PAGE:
Wednesday, January 16, 2013

Mary. Queen of Scots

(1542 - 1587)
Queen of Scots
  • Mary was the only surviving heir to King James V of Scotland. She was only 6 days old when her father died and was crowned when she was 9 months old. 
  • A marriage was arranged for Mary to the Dauphin of France and she was sent to live in France when she was just 5 years old, living Scotland to the rule of competing regents. 
  • The reign of King Francis II and Queen Mary in France was short lived, with Francis surviving for only 1 year after his coronation, after which Mary returned to Scotland. 
  • During this time England had gone through the children of Henry VIII and Elizabeth I was on the throne. Many Catholics saw Elizabeth as being illegitimate (as her mother’s marriage to Henry VIII had been declared invalid) and considered Mary to be the Queen of England as well as Scotland. 
  • Queen Mary married her cousin Henry Stuart, Lord Darnley, however their marriage was short lived, as Lord Darnley died in mysterious circumstances just 2 years after their marriage. 
  • Some historians point to Mary as a key figure in the plot to kill her husband, after Darnley had her private secretary, David Rizzio, killed in front of her under suspicion of being her lover and father of her child. 
  • This marriage did, however, result in the birth of a son, James, who would later become King James VI (Scotland) and I (England). 
  • The Earl of Bothwell, who was charged (and later acquitted) of Lord Darnley’s murder, kidnapped Mary and later married her.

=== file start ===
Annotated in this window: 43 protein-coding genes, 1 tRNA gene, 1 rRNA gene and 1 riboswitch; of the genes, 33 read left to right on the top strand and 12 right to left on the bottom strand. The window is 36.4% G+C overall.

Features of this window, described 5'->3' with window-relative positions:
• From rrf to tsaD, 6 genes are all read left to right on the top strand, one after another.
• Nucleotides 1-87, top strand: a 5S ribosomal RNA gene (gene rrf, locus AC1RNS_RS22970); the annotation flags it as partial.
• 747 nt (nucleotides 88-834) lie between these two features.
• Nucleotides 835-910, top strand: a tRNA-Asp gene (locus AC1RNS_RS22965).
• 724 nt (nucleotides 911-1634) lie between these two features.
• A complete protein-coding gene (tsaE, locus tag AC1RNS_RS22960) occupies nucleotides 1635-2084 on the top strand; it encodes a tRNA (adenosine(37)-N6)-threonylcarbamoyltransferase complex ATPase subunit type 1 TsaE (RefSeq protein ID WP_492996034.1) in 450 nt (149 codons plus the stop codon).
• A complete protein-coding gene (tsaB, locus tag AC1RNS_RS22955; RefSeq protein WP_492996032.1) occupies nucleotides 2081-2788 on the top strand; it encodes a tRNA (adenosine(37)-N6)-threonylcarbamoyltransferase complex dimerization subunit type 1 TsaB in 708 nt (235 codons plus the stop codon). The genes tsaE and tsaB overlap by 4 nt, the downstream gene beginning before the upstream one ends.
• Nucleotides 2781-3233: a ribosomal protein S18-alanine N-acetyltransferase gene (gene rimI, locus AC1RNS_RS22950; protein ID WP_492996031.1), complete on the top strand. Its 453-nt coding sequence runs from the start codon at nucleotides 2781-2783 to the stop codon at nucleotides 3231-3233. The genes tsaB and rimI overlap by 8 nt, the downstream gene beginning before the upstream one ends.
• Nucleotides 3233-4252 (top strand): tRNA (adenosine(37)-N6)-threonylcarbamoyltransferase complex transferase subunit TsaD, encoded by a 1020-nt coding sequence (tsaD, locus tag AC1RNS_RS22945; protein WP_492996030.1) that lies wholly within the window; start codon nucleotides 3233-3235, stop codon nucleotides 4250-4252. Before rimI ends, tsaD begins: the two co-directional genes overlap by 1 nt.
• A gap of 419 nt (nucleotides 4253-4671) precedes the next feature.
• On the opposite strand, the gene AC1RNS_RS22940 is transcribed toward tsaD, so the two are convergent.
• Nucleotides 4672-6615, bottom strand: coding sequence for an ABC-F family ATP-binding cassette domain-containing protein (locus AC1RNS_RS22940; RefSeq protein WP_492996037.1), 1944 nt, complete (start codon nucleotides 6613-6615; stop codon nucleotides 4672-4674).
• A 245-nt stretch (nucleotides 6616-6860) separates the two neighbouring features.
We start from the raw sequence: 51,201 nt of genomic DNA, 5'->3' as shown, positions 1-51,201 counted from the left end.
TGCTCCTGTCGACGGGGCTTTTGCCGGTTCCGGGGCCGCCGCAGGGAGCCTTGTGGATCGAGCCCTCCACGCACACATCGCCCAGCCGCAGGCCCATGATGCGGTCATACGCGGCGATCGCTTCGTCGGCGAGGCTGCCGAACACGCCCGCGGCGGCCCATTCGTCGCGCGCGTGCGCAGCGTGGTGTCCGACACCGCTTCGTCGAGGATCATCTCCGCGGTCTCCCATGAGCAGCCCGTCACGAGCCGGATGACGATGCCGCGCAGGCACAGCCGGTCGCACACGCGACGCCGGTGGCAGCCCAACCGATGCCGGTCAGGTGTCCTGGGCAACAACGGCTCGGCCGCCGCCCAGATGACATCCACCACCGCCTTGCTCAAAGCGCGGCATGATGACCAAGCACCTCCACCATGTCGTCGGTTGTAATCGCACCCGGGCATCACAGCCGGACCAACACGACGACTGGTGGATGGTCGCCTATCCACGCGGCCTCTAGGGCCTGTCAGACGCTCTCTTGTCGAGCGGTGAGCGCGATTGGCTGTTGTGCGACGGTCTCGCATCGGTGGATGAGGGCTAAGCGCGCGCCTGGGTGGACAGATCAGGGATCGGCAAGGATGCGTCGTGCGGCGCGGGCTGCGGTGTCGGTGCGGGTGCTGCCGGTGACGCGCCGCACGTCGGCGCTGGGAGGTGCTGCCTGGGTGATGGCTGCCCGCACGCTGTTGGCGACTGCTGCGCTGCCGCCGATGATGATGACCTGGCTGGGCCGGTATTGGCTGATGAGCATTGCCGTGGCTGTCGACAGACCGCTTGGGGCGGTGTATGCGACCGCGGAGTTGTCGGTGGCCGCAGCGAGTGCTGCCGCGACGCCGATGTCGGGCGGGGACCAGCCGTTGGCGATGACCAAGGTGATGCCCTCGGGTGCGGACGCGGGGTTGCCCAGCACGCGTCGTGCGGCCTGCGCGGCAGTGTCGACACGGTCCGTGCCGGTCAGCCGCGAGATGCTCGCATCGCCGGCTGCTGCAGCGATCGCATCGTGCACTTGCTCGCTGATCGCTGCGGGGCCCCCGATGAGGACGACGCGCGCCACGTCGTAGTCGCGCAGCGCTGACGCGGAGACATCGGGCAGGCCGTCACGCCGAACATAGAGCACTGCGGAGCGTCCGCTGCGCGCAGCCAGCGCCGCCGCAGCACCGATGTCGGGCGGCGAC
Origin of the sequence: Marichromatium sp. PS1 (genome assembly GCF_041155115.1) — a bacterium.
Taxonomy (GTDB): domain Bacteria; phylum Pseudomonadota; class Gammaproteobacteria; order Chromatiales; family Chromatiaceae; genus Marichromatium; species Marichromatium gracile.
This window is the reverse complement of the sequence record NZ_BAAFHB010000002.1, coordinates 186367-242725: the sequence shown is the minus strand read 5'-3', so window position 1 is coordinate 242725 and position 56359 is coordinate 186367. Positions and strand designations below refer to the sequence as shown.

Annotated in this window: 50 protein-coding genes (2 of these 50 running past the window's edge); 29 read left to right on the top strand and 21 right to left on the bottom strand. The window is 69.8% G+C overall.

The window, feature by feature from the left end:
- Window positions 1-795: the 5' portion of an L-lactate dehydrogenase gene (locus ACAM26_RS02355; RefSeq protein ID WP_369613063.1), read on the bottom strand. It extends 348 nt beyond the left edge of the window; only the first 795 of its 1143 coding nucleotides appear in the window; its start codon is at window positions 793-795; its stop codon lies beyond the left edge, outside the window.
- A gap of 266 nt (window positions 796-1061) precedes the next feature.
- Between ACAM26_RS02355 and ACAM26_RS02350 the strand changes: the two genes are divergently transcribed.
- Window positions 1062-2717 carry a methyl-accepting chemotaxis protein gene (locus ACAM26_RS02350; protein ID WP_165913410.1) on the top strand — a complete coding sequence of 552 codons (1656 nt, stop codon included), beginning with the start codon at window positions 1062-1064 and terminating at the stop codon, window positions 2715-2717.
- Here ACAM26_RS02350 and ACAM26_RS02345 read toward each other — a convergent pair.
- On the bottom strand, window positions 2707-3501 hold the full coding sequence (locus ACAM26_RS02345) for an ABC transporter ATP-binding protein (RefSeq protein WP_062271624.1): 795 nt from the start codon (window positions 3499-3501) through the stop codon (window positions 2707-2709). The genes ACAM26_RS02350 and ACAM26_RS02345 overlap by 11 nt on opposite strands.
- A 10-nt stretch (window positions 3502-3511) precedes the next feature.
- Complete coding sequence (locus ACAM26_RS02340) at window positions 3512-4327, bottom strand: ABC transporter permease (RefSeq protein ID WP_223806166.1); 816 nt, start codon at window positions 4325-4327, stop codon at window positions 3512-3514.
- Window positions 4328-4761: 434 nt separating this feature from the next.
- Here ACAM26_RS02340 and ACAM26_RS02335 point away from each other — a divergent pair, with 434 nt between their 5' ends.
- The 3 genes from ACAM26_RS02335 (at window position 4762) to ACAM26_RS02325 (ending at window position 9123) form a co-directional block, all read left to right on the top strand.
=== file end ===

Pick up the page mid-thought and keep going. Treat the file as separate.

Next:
• This marriage was also short lived as the couple were driven apart through war, with Bothwell going into exile, being imprisoned in Denmark becoming insane and dying just 10 years after kidnapping and marrying Mary. 
  • Mary was forced to abdicate from the Scottish throne in favour of her son James and ended up in protective custody in England where she expected assistance from her cousin Elizabeth I to regain her throne. 
  • When assistance from Elizabeth failed to come Mary participated in many plots to free herself, regain her Scottish throne and take Elizabeth’s throne. 
  • These plots led to her trial and execution by beheading.

This post is part of my "Well behaved women rarely make history" series.

1 comment:

  1. Thanks for sharing - this is very informative. I need to ask you something though. I couldn't see any earlier posts saying why you were researching um, well, ..old dead broads. No seriously though, do you have an exciting project coming up to do with the history lessons?